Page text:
'Fashion Shouldn't Be Something That Destroys'
Rosario Dawson and Abrima Erwiah are the co-founders of the fashion lifestyle brand and social enterprise Studio One Eighty Nine. Made in Africa, and producing African and African-inspired content and clothing, the brand supports artisanal communities by using traditional techniques such as hand-batik and kente weaving. It focuses on empowerment, creating jobs and supporting education and skills training, and recently won the prestigious CFDA Lexus Fashion Initiative for Sustainability.
We caught up with Rosario and Abrima at Art Basel Miami Beach to find out why they’ve joined #TOGETHERBAND to support Goal 12: Responsible Consumption and Production.
Why did you start Fashion for Relief?
My first modelling job was a location shoot in New Orleans in 1986. So when I saw in 2005 what Hurricane Katrina had done, I felt very nostalgic because I’ve been back many times since. I just saw people walking with nowhere to go. I saw that the actors were doing a telethon, and the musicians were going to do a concert. So I thought, ‘well, it’s one week before fashion week. What can we do? ’So that’s how it started. I remember calling the boss at IMG [who ran the Fashion Week tents] and he said ‘whatever you need, Friday night the last night. You have the tent, let’s go’. And then from that point on it was really just reaching out to everyone in my industry that I’ve met. Ralph Lauren made the official T-shirts, Anna Wintour opened up the closet of everyone that I needed to come on board. We even had Beyonce walk. But what made it special, why I love doing Fashion for Relief, is it’s not for the fashion crowd, it’s for the public. The public never gets to really see what we do and it’s a form of entertainment. They also get to own a part of what we do - you can buy everything that you see on the runway.
How do you think racial bias in the fashion industry is changing?
It’s changing but I’ll never stop speaking to make sure that people know it’s not a trend, because that’s the problem: you have to make sure that it’s consistent. That it’s maintained throughout. I couldn’t be happier right now with the way things are going in my industry, for the balance of diversity, to the point where I cried yesterday, actually, at work, because it’s something that I recognised when I was 17 or 18 years old. I stood up for myself then but I find that it’s not just standing up for myself. The last two decades have been standing up for a future generation after me and making sure that they’re treated in a fair way, because they’ll be fearful to open their mouths and speak out in case they don’t get the job. I am always very optimistic, and today I’d say I’m proud. There’s still a lot of things we can do. There are a lot of publications. Actually, we want Conde Nast in Africa, and it will happen.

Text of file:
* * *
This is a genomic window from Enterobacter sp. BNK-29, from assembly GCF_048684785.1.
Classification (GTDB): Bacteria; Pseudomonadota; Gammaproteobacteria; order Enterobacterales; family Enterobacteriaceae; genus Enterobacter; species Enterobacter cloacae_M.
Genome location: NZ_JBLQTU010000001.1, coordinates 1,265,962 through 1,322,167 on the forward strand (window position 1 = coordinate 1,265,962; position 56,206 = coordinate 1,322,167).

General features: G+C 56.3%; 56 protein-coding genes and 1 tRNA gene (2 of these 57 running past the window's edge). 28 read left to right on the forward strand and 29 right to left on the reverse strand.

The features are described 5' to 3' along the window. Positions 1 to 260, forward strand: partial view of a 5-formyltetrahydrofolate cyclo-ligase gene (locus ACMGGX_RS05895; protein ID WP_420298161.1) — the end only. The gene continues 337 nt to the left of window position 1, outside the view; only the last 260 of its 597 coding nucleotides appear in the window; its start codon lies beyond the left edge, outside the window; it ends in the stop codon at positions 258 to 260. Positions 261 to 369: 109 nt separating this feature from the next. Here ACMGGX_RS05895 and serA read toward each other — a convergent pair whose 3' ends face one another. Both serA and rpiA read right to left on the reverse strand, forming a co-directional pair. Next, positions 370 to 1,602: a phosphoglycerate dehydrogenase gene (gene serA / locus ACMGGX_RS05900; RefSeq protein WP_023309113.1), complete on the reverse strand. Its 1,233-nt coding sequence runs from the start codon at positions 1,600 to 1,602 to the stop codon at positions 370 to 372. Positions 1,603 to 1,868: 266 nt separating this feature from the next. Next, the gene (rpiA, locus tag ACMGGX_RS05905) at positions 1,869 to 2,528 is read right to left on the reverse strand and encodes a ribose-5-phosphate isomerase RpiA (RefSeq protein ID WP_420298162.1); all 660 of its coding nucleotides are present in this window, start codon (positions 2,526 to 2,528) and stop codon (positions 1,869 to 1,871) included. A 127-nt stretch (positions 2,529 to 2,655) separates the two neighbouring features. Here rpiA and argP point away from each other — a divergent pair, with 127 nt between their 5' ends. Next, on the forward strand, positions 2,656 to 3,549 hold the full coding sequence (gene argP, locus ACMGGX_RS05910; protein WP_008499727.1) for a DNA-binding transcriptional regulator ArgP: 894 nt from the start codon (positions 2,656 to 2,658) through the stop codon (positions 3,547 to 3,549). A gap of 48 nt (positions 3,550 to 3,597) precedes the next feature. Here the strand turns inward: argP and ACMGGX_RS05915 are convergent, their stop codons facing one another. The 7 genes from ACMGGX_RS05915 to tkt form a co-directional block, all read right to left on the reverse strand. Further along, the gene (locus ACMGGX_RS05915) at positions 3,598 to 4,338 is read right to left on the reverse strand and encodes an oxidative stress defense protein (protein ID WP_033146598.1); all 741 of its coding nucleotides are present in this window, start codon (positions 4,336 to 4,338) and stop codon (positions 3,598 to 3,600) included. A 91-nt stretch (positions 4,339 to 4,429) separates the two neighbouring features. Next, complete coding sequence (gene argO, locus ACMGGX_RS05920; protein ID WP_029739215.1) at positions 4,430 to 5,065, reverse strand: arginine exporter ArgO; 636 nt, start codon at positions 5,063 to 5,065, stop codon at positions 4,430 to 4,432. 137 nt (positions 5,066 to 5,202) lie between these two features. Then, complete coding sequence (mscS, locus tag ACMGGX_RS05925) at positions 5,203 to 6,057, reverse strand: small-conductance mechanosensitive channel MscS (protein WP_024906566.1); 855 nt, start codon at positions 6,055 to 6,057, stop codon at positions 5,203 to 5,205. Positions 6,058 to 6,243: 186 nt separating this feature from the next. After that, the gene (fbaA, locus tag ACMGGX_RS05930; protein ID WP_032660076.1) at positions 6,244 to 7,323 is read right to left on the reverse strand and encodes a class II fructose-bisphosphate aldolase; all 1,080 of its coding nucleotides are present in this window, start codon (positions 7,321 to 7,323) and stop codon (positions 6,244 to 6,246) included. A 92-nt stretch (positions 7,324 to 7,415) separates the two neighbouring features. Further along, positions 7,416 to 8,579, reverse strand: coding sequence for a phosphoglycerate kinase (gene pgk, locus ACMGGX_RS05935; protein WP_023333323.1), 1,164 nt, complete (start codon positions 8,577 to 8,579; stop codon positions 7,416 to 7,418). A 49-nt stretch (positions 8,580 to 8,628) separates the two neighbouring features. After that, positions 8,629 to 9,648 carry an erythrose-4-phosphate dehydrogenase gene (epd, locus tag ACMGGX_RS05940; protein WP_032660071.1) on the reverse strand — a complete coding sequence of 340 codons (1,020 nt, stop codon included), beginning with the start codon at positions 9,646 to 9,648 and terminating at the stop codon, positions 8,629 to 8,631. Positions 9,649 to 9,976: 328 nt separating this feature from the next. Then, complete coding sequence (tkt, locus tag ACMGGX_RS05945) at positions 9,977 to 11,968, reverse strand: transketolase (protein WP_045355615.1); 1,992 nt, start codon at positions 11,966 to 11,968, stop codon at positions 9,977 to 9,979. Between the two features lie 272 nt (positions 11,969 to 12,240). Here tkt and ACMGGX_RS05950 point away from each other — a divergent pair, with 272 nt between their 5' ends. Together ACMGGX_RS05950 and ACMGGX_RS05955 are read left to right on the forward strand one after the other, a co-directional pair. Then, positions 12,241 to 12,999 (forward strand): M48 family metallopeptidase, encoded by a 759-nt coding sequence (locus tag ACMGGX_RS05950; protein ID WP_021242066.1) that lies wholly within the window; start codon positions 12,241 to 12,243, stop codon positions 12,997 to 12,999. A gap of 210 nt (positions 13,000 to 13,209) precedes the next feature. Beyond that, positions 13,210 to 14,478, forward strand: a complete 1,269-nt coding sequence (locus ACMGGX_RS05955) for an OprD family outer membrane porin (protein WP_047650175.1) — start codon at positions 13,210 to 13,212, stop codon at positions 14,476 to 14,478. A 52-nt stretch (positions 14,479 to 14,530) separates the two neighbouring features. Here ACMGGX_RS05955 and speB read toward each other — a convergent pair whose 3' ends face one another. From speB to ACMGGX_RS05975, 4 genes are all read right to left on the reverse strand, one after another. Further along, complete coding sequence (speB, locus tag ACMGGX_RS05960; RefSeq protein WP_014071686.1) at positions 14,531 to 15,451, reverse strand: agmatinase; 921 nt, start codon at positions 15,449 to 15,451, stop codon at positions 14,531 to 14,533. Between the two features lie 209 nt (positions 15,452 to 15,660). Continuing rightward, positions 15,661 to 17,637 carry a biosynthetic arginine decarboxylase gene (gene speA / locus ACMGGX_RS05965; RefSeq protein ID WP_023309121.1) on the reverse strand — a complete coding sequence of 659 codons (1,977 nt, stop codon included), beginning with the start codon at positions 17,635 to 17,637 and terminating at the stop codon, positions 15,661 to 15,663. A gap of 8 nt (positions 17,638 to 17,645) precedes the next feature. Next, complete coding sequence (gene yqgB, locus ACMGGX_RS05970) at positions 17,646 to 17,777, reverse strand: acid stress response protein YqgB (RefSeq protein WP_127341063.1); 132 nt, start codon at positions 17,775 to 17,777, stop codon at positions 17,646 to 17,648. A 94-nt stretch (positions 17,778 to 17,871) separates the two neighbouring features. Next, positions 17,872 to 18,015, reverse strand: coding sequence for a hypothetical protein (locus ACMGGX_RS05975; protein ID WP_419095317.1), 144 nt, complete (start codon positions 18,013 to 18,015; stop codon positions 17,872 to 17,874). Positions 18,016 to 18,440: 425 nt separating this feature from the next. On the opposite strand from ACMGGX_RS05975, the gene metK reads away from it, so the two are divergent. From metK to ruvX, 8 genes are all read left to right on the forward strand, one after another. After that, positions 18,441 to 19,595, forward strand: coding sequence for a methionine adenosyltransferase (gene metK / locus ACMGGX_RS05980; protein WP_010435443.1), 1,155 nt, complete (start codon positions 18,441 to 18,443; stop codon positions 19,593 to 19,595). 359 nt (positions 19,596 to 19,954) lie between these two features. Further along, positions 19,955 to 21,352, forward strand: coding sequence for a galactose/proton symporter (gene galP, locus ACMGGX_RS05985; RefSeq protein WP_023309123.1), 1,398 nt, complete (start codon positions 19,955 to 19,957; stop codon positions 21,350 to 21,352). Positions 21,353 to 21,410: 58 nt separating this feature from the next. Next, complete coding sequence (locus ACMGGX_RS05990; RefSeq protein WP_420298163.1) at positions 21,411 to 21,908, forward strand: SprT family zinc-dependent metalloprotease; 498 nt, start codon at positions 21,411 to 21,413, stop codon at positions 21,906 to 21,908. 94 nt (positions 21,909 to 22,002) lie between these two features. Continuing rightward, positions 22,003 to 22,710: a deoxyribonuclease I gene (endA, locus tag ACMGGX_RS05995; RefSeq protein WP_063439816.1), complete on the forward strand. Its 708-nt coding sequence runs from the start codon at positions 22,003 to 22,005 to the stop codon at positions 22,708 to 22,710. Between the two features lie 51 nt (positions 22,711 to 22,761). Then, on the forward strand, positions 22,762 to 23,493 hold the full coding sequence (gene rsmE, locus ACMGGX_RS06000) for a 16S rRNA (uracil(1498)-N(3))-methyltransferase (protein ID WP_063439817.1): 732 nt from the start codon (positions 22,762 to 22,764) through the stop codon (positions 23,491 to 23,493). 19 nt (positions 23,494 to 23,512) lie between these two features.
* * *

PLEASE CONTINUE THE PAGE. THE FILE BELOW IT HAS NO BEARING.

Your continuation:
What drew you to the #TOGETHERBAND campaign?
The connection of what it stands for by the colour code; it makes you decide what goal you really want to choose that you resonate with. It makes it human. Everyone really has to think about what it is that affects them the most. The whole way that it is made from the bottle top fascinates me, too. I’ve travelled in Africa a lot and I’ve seen how they use bottle tops to make art, just so creative and artistic.
Who are you sharing yours with?
I actually am going to share my band with Edward Enninful, who is like a brother to me. He’s the Editor in Chief of British Vogue, he stands for gender equality and balanced diversity, being one of the first men to have the position of his job, we’re all extremely proud. And he has just been a real champion of all these issues since the day he’s got there. He’s sticking to them he’s supporting it 100%, so I couldn’t think of anyone better to share my second band with.
How does it make you feel when you wear your band?
When I wear my #TOGETHERBAND, I feel connected to the cause of the Goal that I’ve chosen. I’m wearing it to be a constant reminder that I am blessed but I have to continue to help those causes that adhere to me.
Join the #TOGETHERBAND movement. Make the commitment to choose the goal that suits you. Go on social media, talk to your local MP representative. Keep opening your mouth - which is something I’ve always done - until you see it’s been taken notice of, until some action has been taken. Once the action has been taken, never stop. Always continue. I don’t believe in the word no. You’re going to always need to maintain and continue to drive that message home to those that need to hear it. Because it’s something that shouldn’t be and cannot be ignored.